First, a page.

I decided to make an Echinacea tincture as my first herbal project for Herbal Academy of New England. I’m enrolled in their Intermediate Herbal Course and one of my assignments was to make an herbal recipe and write about it. It’s not chance that I chose Echinacea. We are smack-dab in the middle of cold and flu season, and many of my Kindergarten students are presently fighting off colds. Echinacea tincture is the perfect and practical choice. I purchased one pound of organic Echinacea purpurea root and two large bottles of brandy. I chose brandy over vodka because brandy seems more soothing when you have a cold. Who wouldn’t like a brandy (or whiskey with lemon) by the fire when they’re feeling under the weather?
After a bit of searching the basement shelves, I found my large two-gallon jar. I cleaned it and dried it thoroughly. I put the dried Echinacea purpurea root in the jar and then covered it with the brandy in stages, stirring in between pours to make sure that all the herb was covered by the brandy. I put it in one of my kitchen cabinets to “rest.” Every so often I gave the giant jar a hearty shake. After a few days, I could see that the echinacea root was absorbing the brandy and the liquid wasn’t fully covering the herb anymore (and it should be) so I added additional brandy. After waiting almost four weeks (tinctures can “rest” three to six weeks) , I got impatient. Using a fine mesh strainer, I strained the tincture into sixteen amber glass 4 oz. bottles.
Just as I feared, two days ago, I started to feel sick: sore throat, brain fogginess, sinus pressure, and headache. I have been using the tincture for two days. To take the medicine, I squeeze the dropper and draw the tincture into the glass tube and drop it into my mouth. I do this twice. I prefer to take it this way rather than mixing it with water. Admittedly, it takes a little getting used to the earthy taste. I can happily say that the tincture is helping me fight the virus.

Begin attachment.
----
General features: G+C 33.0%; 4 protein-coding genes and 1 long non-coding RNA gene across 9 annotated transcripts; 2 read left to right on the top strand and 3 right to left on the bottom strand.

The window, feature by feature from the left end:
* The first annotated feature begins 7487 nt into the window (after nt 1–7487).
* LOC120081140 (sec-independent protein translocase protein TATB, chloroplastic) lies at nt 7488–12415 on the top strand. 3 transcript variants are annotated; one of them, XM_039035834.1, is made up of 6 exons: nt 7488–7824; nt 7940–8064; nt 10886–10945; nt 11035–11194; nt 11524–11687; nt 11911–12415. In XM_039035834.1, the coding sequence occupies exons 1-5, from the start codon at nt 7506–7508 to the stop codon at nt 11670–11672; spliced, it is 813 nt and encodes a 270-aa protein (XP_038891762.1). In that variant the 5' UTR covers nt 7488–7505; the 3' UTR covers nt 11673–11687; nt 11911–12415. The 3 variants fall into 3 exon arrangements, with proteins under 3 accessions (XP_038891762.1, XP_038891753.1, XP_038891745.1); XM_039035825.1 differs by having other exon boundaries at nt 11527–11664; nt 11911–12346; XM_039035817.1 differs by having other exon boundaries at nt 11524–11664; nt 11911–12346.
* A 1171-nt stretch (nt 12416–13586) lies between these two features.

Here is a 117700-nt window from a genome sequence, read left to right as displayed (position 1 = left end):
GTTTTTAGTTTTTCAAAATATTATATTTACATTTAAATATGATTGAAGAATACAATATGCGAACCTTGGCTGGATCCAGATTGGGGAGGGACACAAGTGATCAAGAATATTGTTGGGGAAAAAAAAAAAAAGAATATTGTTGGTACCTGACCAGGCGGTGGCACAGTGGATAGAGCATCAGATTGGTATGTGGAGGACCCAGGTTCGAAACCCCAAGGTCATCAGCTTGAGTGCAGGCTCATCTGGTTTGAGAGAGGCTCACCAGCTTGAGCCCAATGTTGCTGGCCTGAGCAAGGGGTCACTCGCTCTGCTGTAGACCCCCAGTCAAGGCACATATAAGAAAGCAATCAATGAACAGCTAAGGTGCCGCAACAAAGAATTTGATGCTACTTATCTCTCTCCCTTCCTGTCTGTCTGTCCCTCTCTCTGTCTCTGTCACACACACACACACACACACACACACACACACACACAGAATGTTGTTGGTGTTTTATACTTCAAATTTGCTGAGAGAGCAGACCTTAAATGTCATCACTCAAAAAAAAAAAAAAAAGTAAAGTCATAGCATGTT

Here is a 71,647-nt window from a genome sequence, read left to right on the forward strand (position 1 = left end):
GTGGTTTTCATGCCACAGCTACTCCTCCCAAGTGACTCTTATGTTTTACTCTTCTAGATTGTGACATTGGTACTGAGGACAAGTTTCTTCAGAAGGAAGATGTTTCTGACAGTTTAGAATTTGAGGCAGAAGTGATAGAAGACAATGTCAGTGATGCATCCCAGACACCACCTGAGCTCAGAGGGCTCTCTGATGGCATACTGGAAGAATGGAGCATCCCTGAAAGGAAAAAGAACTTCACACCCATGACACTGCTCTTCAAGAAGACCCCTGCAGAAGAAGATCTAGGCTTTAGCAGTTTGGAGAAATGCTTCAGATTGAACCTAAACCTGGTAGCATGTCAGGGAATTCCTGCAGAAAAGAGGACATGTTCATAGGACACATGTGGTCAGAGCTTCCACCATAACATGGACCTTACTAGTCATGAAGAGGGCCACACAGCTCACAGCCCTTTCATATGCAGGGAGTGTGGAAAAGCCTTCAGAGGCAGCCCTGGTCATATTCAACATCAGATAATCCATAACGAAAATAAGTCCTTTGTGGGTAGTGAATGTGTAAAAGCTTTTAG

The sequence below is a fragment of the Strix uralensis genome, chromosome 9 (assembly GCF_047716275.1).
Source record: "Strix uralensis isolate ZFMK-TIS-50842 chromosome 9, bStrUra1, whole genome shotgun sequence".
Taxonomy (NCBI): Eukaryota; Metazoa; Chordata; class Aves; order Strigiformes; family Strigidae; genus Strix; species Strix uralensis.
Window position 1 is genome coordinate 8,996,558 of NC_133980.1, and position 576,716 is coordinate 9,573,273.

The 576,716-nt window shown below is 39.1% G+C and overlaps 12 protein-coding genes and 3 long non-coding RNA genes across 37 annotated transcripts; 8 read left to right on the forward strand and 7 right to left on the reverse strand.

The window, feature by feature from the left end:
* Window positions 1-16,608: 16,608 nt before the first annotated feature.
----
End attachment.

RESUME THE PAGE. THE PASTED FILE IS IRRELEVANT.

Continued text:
There are nine species in the genus Echinacea. Echinacea is a perennial. You may have some of these beautiful plants in your gardens already. I have the Purple Coneflower, aka Echincacea Purpurea, in my gardens. The pollinators love them. In fact, that’s the reason why I planted them last year. They feed my honey bees and many beautiful butterflies, and when the season is over the center cone provides food for the birds. The flowers, leaves, and roots can’t be harvested until the plant is at least three years old. Harvesting is done in the fall after the first frost when the leaves and flowers have browned.
Echinacea works as immune stimulant. If it is taken at the onset of cold, it can shorten and lessen the severity of illness. It should not be taken on a regular basis longer than six to eight weeks. If you take it to help you get through cold season it is best take it for a couple weeks, then take a week off, then resume. Always consult your health professional before taking Echinacea with other prescribed medications. As with any medication, drug interactions can occur.